40 Survival Uses for Chapstick


Chapstick and lip balm are in almost every purse or desk drawer. They make life much easier for someone with chapped lips and have many survival uses as well.

Some ways that chapstick can be used for survival are:

  • A candle
  • Sunblock
  • Prevent blisters
  • Soothe bug bites
  • Ring removal
  • Firestarter
  • Preventing rust
  • Waterproofing
  • Nose Relief

Although these are some of the most common ways that chapstick can be used for survival, there are many more. Below are 40 ways that you can use chapstick for survival.

40 Survival Uses for Chapstick

Survival Uses of Chapstick

Nose Relief 

I suffer from bad seasonal allergies, and I catch at least one or two colds each fall or winter. Because of this, I know how irritating it can be when your nose becomes irritated from being blown or wiped numerous times.

Chapstick can be used to soothe the pain caused by this. Simply apply some to the area where the pain is, and you should start to feel relief soon. 

Soothing Bug Bites

Bug bites can be itchy, painful, or both. Chapstick can also be used to soothe bug bites. Apply some to the affected area. Varieties with menthol are the best for this purpose.

Reduce Cuticle Pain

During a survival situation, you will be using your hands a lot. This excessive use, combined with harsh conditions, will cause your cuticles to peel. This can get painful quickly. Also, having broken skin will make you more susceptible to infection. Apply a little chapstick to your cuticles to soothe the pain and help them heal.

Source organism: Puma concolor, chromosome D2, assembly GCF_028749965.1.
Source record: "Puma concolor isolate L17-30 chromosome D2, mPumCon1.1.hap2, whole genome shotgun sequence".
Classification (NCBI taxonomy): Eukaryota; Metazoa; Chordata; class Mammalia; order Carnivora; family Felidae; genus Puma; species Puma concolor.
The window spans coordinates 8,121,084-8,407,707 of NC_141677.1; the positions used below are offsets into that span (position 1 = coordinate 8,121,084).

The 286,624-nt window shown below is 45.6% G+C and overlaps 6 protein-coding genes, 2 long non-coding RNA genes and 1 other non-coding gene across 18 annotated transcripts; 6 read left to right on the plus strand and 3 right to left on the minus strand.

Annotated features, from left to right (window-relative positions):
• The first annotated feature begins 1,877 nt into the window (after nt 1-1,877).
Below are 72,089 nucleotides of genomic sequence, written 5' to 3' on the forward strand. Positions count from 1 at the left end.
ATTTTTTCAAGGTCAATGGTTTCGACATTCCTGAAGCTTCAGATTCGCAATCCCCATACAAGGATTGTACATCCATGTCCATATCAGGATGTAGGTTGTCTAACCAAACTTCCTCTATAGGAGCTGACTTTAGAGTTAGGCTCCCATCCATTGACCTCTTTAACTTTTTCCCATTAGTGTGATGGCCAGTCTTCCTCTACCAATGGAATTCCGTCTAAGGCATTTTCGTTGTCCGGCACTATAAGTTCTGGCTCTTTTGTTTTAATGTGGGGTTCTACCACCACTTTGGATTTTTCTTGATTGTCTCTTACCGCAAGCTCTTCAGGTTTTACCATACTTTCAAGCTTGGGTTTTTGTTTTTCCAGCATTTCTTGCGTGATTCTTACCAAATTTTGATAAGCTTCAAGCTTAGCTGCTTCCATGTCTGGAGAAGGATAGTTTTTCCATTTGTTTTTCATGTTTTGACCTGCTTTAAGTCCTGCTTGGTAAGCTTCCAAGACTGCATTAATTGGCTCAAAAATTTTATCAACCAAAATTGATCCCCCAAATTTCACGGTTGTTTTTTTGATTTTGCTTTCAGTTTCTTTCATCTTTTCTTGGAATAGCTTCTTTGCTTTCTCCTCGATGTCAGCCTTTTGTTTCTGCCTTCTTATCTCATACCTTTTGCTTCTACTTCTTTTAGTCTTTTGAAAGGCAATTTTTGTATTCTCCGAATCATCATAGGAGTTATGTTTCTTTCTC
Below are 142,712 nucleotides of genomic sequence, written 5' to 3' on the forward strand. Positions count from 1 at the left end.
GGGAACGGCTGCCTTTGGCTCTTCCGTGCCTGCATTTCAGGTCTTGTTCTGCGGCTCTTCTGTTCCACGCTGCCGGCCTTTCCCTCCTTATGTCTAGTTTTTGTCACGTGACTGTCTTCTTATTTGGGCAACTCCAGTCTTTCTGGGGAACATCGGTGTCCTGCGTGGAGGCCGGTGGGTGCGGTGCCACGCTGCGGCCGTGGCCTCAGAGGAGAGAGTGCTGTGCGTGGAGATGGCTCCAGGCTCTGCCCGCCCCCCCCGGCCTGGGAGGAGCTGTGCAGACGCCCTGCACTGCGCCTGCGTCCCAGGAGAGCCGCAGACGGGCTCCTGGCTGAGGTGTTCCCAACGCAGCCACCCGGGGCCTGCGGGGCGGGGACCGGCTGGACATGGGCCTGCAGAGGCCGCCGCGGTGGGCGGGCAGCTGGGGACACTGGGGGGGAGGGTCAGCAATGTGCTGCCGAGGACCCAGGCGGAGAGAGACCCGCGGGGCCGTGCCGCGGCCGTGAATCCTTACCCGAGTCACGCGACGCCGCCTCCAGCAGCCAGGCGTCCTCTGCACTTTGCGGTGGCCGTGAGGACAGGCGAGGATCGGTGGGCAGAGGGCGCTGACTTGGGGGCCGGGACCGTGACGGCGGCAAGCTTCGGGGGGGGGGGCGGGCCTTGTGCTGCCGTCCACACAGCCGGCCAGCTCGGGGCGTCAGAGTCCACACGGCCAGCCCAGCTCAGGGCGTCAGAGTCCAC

Prevent Blisters

Chapstick can also be used to prevent blisters on your feet and hands. Apply a small amount to your heel or anywhere else that tends to blister before you set out on a hike. If you are going to be using a shovel, rake, or another tool for an extended period of time, put some chapstick on your hands where blisters are most likely to form. Doing these things will allow the chapstick to absorb the friction your hands or feet normally would.

Sunblock

If you are out in the sun and forgot to bring sunblock, a tube of chapstick can serve as a decent alternative. In fact, some chapstick is actually SPF rated to protect lips from the sun. Apply the chapstick to your nose and other areas that are most likely to burn. Be careful that none gets in your eyes.

Chapped Hands

Chapstick can also be used as a moisturizer for chapped hands. It will soothe the pain and help it heal faster just like it will for your lips.

Stop Bleeding from Small Cuts

This is very similar to the previous use, but chapstick can also stop bleeding from small cuts, such as shaving nicks and paper cuts. Add a little chapstick to the cut area, and it should stop the bleeding quickly and reduce the pain.

Reduce Glare